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A CurtainUp Review
Perhaps foremost among the many qualities and disarming endearments that make Dogfight a highlight of the summer theater season is that it boasts a wonderfully melodic, soft rock era-defining score. It's a collaboration by Peter Duchan (book) and Benj Pasek and Justin Paul (music and lyrics), all of whom are receiving their professional New York stage debuts.
I came across and enjoyed the 1991 film that starred River Phoenix and Lily Taylor quite by accident on TV. But even without that happenstance viewing , this musical adaptation (based on the original screenplay by Bob Comfort) has the advantage of director Joe Mantello’s keenly focused embrace of the tender central relationship. It's also invigorated by the impact of choreographer Christopher Gattelli’s thrilling envisioning of men in war. That it has a cast as well as production values that could hardly be improved upon are decided pluses.
Set during the 1960s, the musical’s plot allows for some insignificant changes from the film. It concerns the evolving romance between a good-looking young Marine Private First Class Eddie Birdlace (Derek Klena) and self described “ugly, pathetic fat girl” diner waitress Rose Fenny (Lindsay Mendez). Eddie is determined to spend the last night before his deployment to Southeast Asia looking for fun in the company of two of his buddies from boot camp Bernstein (Nick Blaemire) and Boland (Josh Segarra). Initially Eddie is a willing participant in their quest for a night of debauchery on the streets of San Francisco that includes getting tattoos that will forever mark their camaraderie.
Th eir early evening plans include other Marines. They go out simply for sport, prowling for dates with the ugliest women they can find and bring them back to a dance club that they have rented for the evening. After drinks and dancing, the Marines vote to reward the one who has found the ugliest date with a pool of money to which they have each contributed. The title of the musical refers to the hoax perpetrated on the unsuspecting women. This cruel game backfires in numerous ways, but mainly for Eddie who soon enough not only regrets his behavior, but also reconsiders his feelings for Rose.
Despite learning of the immature Eddie’s deception while in the club’s ladies room with Marcy (a terrific performance by Annaleigh Ashford), a garish prostitute who has been paid by Boland, the compassionate and idealistic Rose, is willing to give this apologetic jerk another chance. In doing so, she sets in motion a relationship that deepens meaningfully during the course of one night.
Klena, who made his New York theater debut in the Off-Broadway revival of Carrie earns our empathy the hard way as Eddie, as he develops awkwardly but steadily from being a reckless and callow fellow into one whose eventual maturity and capacity for love also comes with not being spared the wounds of war. If we have to stretch our imagination a bit to accept the immediately adorable Mendez as a dog, it is not a stretch for us to see that her affecting portrayal of Rose will be high on the list of outstanding performances come next spring.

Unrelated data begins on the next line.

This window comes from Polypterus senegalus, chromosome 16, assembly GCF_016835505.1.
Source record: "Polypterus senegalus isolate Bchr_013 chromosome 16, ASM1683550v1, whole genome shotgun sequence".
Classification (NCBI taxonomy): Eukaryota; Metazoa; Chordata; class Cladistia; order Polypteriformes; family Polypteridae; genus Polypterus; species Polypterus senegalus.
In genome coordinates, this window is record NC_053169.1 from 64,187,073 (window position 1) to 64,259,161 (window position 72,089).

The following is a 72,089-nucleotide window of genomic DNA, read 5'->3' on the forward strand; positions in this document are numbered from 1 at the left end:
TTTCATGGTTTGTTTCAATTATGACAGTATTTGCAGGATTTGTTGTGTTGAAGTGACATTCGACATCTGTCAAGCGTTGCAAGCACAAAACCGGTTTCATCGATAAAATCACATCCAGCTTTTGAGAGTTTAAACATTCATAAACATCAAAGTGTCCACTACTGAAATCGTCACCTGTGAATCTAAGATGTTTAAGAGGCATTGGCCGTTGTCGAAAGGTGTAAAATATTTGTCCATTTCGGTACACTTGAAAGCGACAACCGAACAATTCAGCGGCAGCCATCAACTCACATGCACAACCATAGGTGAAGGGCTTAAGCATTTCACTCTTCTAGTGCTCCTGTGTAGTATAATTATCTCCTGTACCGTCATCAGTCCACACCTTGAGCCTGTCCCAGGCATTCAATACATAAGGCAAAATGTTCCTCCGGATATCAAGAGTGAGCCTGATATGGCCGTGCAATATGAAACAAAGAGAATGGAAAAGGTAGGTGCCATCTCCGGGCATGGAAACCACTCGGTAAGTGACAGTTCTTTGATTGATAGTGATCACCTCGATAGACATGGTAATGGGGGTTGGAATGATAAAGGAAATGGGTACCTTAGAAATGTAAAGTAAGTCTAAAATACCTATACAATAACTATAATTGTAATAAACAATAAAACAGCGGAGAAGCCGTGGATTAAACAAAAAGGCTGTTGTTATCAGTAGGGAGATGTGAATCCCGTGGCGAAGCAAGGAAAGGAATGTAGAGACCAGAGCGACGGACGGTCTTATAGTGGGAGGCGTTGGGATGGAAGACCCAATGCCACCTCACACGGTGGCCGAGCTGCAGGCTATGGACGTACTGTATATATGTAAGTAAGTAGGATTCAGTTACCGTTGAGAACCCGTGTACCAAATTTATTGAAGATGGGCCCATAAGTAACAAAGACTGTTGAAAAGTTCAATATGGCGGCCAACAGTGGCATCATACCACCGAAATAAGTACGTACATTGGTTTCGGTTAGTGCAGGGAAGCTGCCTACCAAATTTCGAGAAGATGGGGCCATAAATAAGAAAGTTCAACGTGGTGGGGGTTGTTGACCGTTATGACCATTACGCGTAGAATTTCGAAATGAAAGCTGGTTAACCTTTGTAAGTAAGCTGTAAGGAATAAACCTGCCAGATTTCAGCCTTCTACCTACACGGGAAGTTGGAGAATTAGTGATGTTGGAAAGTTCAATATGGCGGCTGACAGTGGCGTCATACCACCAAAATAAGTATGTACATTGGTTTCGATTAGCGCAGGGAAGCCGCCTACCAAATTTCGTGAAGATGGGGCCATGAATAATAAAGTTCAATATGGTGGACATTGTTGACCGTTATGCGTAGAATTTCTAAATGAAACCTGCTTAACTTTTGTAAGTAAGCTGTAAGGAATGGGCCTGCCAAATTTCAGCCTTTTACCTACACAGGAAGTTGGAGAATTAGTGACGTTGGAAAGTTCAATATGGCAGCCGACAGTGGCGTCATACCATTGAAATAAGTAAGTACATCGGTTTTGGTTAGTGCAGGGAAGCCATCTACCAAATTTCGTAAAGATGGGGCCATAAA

Mendez, who also strums the guitar quite commendably, has been given some really lovely ballads to sing: “Nothing Short of Wonderful” in which she can hardly believe that she has been asked on a date, and the obligatory heart-breaker “Pretty Funny.” Chemistry is everything on the stage, and Klena and Mendez combine organically and in fine voice particularly in the self-explanatory duet “Come to a Party” and later in the gorgeous “First Date/last Night” set in Rose’s bedroom above the diner where she works and lives with Mama (Becca Ayers).
Josh Segarra, who made an impressive Broadway debut as the lead male in the short-lived Lysistrata Jones is excellent as the tough-as-nails, deceitful Boland whose uncompromising nature works as a nice balance to Blaemire’s jumpy and erratic Bernstein. Two songs that effectively establish the bond between the Marines include “Some Kinda Time” and “Hometown Hero’s Ticker Tape Parade.”
The potential for comedy is not lost and elicits the biggest response in a scene in a fancy restaurant in which Eddie’s casual use of profanity — just this side of being labeled a slight case of Tourette Syndrome – provokes a hilarious response from both Rose and an uppity waiter. Among the more wrenching scenes is one of men in battle composed of a series of rapidly deployed tableaux that is extraordinarily vivid as well as painfully sad. It is enhanced, as are all the scenes, by lighting designer Paul Gallo.
If designer David Zinn’s unit setting has a familiar frame with its metal bridge and the various locations identified by neon lights, it also makes effective use of a turntable. Zinn also designed the period-perfect costumes. Dogfight is further proof that a familiar frame can hold some exceptional as well as memorable artistry.
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